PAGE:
A British judge refused to grant an injunction requested by the attorney general over a "cash for honors" story that the Guardian wished to print. The paper's lawyers argued that the article was well-researched and in the public interest. The government alleged that such a story might damage an on-going investigation. Meanwhile, the prior injunction granted to the government over another story on the same topic that the BBC wished to run has been lifted. Here's more about the legal tussle over the injunction, and more about the "cash for honors" scandal.
Some media trivia for today...William Hopper, who played Paul Drake on the long-running television series Perry Mason, died on March 6, 1970. He was the son of Hedda Hopper, a sometime actress who really hit her stride as a gossip columnist, and of DeWolf Hopper Senior. Hopper was originally slated to play Mason on the series, with Raymond Burr as Drake, but the actors switched roles, and the result is tv history.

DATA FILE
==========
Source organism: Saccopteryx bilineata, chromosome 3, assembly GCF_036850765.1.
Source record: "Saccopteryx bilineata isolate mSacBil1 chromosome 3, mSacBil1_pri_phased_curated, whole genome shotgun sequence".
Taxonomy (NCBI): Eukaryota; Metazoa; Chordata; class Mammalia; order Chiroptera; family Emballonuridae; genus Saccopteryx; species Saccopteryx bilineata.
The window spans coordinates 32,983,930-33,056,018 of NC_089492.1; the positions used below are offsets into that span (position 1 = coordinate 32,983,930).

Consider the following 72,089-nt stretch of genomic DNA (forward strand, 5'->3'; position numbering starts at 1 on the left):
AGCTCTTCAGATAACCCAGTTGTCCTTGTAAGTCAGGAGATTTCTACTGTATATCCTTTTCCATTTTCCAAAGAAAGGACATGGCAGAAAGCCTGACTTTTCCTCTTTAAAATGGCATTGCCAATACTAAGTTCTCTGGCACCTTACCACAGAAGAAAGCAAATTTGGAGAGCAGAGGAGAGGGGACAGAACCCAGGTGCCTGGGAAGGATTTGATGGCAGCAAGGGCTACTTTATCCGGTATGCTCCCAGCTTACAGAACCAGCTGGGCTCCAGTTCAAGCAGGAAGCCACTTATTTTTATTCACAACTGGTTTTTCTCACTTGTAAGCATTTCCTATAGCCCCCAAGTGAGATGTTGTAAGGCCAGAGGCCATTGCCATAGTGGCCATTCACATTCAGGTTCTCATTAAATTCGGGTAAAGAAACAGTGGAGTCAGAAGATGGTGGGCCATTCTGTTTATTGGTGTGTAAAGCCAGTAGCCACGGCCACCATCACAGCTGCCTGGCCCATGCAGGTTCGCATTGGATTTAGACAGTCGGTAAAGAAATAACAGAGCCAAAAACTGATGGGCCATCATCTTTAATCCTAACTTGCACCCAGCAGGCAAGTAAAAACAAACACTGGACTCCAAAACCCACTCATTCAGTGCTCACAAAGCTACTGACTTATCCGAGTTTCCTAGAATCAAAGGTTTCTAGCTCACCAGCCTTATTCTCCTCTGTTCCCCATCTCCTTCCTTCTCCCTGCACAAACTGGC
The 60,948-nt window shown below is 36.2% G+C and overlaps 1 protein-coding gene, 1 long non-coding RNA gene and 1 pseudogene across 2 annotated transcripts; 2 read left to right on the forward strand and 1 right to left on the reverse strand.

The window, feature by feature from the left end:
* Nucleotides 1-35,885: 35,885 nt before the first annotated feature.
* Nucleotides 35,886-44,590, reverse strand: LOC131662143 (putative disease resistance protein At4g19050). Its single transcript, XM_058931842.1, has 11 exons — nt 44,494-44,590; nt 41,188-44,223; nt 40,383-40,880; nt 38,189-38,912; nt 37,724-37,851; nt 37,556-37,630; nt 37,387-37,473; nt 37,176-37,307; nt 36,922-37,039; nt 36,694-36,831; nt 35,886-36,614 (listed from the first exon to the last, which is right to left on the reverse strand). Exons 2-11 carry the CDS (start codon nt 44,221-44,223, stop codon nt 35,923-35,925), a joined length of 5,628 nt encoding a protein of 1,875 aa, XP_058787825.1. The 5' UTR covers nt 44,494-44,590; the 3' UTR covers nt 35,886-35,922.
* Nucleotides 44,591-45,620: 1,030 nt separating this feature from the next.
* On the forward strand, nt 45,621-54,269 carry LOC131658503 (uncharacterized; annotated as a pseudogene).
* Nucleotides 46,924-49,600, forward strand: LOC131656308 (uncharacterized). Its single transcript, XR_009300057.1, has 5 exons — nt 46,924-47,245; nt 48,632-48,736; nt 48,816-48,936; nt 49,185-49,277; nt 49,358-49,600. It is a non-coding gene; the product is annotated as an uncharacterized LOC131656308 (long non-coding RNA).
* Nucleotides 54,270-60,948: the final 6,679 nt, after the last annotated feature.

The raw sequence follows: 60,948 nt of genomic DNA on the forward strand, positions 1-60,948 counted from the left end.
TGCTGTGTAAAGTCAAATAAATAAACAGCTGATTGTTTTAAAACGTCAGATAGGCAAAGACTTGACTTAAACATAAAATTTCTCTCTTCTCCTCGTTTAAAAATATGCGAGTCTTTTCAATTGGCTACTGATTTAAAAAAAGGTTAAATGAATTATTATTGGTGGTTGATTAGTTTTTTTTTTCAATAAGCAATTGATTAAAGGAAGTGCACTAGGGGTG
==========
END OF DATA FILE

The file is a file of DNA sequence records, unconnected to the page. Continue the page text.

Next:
Monday, March 5, 2007
Professor Monroe Price of the Annenberg School at the University of Pennsylvania sent me the following information:
Central European University is advertising the position described below for an assistant professorship in Budapest. The closing date is March 14. The teaching language is English (CEU is a graduate school and conducted in English and serving a broad swath of the world. This is connected as well with the Center for Media and Communications Studies there.
The Department of Public Policy at the Central European University (CEU) in
Budapest has just open a junior position in media and telecommunications